That the final whistle blew two hours later with City taking the best of five goals and with Marine having a man sent off understates a display of attacking football from the Young Bantams which took the breath away.

Youth football is a different beast to the senior game. It seems that attacking flair develops before defensive certitude and so games have a tenancy to favour forward players. Even with that in mind the home side came attacked with an expansive abandon that set one on the edge of one’s seat. Adam Baker – a player on the bring of the first team squad – dropped off to link the forward line with the midfield flicking the ball into the path of on running wingers Marshall and Forrayah Bass and on to centre forward Connor Bower.

The Bantams could easily have been four up after twenty minutes. Bass cut down one wing and crossed with Baker unlucky not to scoop the follow up in – Marine keeper Luke Piken making the first of a dozen great blocks – and minutes Marshall is playing into Baker who flicks to Bower who sees Piken save his shot. Bass makes the early breakthrough picking up the ball in the box and cutting back onto his left foot to put the ball in. At that state it all looked easy.

Brown – the biggest player on the field amidst some big lads from Marine – went into a tackle on the flank but makes his way to the middle picking off a pass and playing forward to Baker who turned to play the ball into the path of James Nanje-Ngoe who ran clear and beat Piken but hit he post.

City could have been out of sight with keeper Callum Tongue a spectator but were watching Brown taken off with an injury replaced by Alex Metcalfe and Marine flashed a first cross. City maintained a dominance of the middle of the midfield but the visitors threatened on the flanks. The Bantams wobbled and a half cleared corner fell to Matthew Monagahan lashed the ball in from the edge of the box. Bit by bit the Bantams free ranging attacks became rarer as the visitors powered into City.

Marine’s side averaged much bigger and more physical than the Bantams who for the last fifteen minutes of the first half and the same time at the start of the second half struggled in the battle. Their were forays forward with Bower accelerating past defenders but seeing his shot saved (again) and Bass and Baker combining with an understanding that showed confidence in each other but still Piken stood firm.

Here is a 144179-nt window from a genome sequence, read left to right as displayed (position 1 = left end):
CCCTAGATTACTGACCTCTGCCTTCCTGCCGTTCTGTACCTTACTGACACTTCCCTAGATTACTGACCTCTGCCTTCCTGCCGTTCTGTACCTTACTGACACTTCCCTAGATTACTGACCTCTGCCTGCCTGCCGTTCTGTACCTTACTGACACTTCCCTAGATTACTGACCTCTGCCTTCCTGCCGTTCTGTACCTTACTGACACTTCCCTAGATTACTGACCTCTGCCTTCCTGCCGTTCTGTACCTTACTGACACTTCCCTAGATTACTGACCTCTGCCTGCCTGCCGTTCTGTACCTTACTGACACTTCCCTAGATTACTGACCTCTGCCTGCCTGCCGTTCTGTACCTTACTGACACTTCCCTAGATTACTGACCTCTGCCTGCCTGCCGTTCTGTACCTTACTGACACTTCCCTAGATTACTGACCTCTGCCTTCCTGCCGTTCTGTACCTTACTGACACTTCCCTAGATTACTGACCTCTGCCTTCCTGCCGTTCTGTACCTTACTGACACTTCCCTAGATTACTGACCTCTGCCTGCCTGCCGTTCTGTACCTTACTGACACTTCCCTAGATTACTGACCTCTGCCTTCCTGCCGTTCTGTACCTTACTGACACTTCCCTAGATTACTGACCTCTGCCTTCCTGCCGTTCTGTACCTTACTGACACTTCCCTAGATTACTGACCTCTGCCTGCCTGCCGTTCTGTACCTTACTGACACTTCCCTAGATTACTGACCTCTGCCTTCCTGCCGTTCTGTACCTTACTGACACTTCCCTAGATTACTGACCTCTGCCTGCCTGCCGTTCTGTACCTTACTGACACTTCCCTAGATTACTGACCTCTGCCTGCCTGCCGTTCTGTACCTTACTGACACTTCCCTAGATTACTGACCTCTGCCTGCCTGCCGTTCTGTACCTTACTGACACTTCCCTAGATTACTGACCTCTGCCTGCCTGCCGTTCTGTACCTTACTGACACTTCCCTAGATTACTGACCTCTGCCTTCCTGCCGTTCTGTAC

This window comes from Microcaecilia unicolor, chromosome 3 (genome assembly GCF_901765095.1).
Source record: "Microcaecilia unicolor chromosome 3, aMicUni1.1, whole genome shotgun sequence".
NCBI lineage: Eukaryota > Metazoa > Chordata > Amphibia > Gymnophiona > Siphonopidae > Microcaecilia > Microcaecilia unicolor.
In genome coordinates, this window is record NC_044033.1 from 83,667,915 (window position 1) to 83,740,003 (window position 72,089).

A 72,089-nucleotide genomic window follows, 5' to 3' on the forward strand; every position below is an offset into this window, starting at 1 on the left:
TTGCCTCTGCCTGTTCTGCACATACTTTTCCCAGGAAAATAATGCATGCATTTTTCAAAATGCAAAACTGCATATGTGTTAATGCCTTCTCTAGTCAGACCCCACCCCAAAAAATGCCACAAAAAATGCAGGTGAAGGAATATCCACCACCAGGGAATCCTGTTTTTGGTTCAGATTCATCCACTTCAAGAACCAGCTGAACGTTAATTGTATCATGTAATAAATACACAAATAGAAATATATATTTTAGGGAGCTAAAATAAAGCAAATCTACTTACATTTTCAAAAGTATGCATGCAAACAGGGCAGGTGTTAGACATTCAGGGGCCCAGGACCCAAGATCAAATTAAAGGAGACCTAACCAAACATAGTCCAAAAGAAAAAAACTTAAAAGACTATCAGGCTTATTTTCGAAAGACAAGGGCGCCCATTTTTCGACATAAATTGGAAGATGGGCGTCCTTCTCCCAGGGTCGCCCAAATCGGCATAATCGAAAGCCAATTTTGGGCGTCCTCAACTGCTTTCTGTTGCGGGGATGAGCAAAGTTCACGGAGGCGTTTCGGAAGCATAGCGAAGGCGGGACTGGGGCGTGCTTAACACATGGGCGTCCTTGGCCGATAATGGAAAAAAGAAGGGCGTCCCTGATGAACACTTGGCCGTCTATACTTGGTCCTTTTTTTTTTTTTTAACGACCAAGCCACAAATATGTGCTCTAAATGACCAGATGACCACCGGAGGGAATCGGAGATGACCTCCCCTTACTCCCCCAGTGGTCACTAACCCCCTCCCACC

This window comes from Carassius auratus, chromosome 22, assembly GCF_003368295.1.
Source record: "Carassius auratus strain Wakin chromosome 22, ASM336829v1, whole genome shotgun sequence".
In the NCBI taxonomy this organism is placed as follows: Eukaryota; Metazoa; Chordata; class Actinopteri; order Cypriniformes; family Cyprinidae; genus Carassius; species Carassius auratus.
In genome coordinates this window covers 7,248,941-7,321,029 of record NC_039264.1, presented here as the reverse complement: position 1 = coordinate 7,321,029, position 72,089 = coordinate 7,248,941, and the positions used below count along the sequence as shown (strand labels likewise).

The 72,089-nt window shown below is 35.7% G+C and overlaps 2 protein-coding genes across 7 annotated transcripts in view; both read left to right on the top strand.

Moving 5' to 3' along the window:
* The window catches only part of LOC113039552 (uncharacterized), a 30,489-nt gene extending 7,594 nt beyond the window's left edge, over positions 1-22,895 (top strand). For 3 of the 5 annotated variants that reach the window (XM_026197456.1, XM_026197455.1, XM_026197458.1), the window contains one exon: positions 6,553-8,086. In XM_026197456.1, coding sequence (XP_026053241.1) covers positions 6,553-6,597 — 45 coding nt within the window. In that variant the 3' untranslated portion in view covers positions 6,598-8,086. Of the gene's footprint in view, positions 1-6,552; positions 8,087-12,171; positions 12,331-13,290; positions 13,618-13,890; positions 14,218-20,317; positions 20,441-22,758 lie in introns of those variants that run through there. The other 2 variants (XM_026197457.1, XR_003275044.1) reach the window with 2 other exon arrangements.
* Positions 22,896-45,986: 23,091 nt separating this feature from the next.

At the back Andrew Boote blocked manfully while his central defensive partner and captain Declan McGiven and right back Cole Harrop struggled for understanding with pressure from the visitors coming early and causing problems. McGiven cleans up after Boote and frees Marshall who piles down on goal and requires Piken to save again. Nanje-Ngoe went close again, then plays in Baker. If City had had six at half time it would not have been a surprise, but Marine deserved to be level.

A contradiction then. The Bantams would do nothing different having piled on the pressure but Marine were happy to have managed to soak up what they could and nick a goal on the break. In the second half every Marine long ball caused problems every time they came forward but bit by bit the Bantams started to play the ball through the midfield of Nanje-Ngoe and Metcalfe and when they did so looked able to create chances at will.

Baker, Marshall, Bass and Bower provided options whenever the ball came forward and twice more City hit the post while Piken saved a half dozen chances many of which had seen the interplay between forwards conclude with a striker behind the back line and running in with only the keeper to beat. Baker took the ball around Piken but saw his shot hooked off the line. Steve Thornber’s switched Bass to the forward line and pressed a 433 but the patten of City attacking, but being frustrated with the constant worry of a sucker punch hanging in the air.

Sure enough in the last minute Matthew Devine found room in the box and hooked the ball over Tongue, McGiven scooping off the line. Even after that Baker had a chance to get behind the defence again and split the ball wide. Marine deserved extra time for their hard work but had the game ended in seven or eight goals then they could have had few complaints.